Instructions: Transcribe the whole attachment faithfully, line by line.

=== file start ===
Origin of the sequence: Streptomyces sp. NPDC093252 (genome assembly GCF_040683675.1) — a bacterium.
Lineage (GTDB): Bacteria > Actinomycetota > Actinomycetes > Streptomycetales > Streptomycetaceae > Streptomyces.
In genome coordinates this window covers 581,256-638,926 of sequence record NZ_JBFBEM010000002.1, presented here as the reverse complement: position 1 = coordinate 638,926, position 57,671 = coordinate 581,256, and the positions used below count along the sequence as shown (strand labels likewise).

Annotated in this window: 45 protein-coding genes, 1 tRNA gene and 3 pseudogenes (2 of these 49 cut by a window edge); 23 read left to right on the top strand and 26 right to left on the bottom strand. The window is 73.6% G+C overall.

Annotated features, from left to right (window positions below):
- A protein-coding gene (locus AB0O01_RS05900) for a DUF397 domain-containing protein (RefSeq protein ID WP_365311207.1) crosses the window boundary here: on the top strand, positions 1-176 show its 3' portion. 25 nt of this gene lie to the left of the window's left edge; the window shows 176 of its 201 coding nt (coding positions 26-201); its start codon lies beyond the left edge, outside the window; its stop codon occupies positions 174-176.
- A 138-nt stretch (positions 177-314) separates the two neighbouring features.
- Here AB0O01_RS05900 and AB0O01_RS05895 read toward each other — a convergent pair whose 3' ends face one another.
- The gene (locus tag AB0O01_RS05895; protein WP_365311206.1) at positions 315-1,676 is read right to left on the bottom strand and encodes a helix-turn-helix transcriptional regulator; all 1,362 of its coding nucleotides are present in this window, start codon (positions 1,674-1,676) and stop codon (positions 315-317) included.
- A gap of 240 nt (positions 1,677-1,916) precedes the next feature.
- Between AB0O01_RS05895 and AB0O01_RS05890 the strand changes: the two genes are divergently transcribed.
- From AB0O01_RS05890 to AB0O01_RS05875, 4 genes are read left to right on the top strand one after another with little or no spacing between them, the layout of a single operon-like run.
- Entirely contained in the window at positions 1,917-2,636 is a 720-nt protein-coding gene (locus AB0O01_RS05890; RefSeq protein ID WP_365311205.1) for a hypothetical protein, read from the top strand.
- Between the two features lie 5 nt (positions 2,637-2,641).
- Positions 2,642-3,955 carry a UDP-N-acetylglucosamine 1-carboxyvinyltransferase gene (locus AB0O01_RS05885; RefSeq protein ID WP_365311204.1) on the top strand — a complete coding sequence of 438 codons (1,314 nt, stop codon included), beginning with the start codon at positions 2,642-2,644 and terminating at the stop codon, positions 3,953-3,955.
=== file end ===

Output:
Origin of the sequence: Streptomyces sp. NPDC093252 (genome assembly GCF_040683675.1) — a bacterium.
Lineage (GTDB): Bacteria > Actinomycetota > Actinomycetes > Streptomycetales > Streptomycetaceae > Streptomyces.
In genome coordinates this window covers 581,256-638,926 of sequence record NZ_JBFBEM010000002.1, presented here as the reverse complement: position 1 = coordinate 638,926, position 57,671 = coordinate 581,256, and the positions used below count along the sequence as shown (strand labels likewise).

Annotated in this window: 45 protein-coding genes, 1 tRNA gene and 3 pseudogenes (2 of these 49 cut by a window edge); 23 read left to right on the top strand and 26 right to left on the bottom strand. The window is 73.6% G+C overall.

Annotated features, from left to right (window positions below):
- A protein-coding gene (locus AB0O01_RS05900) for a DUF397 domain-containing protein (RefSeq protein ID WP_365311207.1) crosses the window boundary here: on the top strand, positions 1-176 show its 3' portion. 25 nt of this gene lie to the left of the window's left edge; the window shows 176 of its 201 coding nt (coding positions 26-201); its start codon lies beyond the left edge, outside the window; its stop codon occupies positions 174-176.
- A 138-nt stretch (positions 177-314) separates the two neighbouring features.
- Here AB0O01_RS05900 and AB0O01_RS05895 read toward each other — a convergent pair whose 3' ends face one another.
- The gene (locus tag AB0O01_RS05895; protein WP_365311206.1) at positions 315-1,676 is read right to left on the bottom strand and encodes a helix-turn-helix transcriptional regulator; all 1,362 of its coding nucleotides are present in this window, start codon (positions 1,674-1,676) and stop codon (positions 315-317) included.
- A gap of 240 nt (positions 1,677-1,916) precedes the next feature.
- Between AB0O01_RS05895 and AB0O01_RS05890 the strand changes: the two genes are divergently transcribed.
- From AB0O01_RS05890 to AB0O01_RS05875, 4 genes are read left to right on the top strand one after another with little or no spacing between them, the layout of a single operon-like run.
- Entirely contained in the window at positions 1,917-2,636 is a 720-nt protein-coding gene (locus AB0O01_RS05890; RefSeq protein ID WP_365311205.1) for a hypothetical protein, read from the top strand.
- Between the two features lie 5 nt (positions 2,637-2,641).
- Positions 2,642-3,955 carry a UDP-N-acetylglucosamine 1-carboxyvinyltransferase gene (locus AB0O01_RS05885; RefSeq protein ID WP_365311204.1) on the top strand — a complete coding sequence of 438 codons (1,314 nt, stop codon included), beginning with the start codon at positions 2,642-2,644 and terminating at the stop codon, positions 3,953-3,955.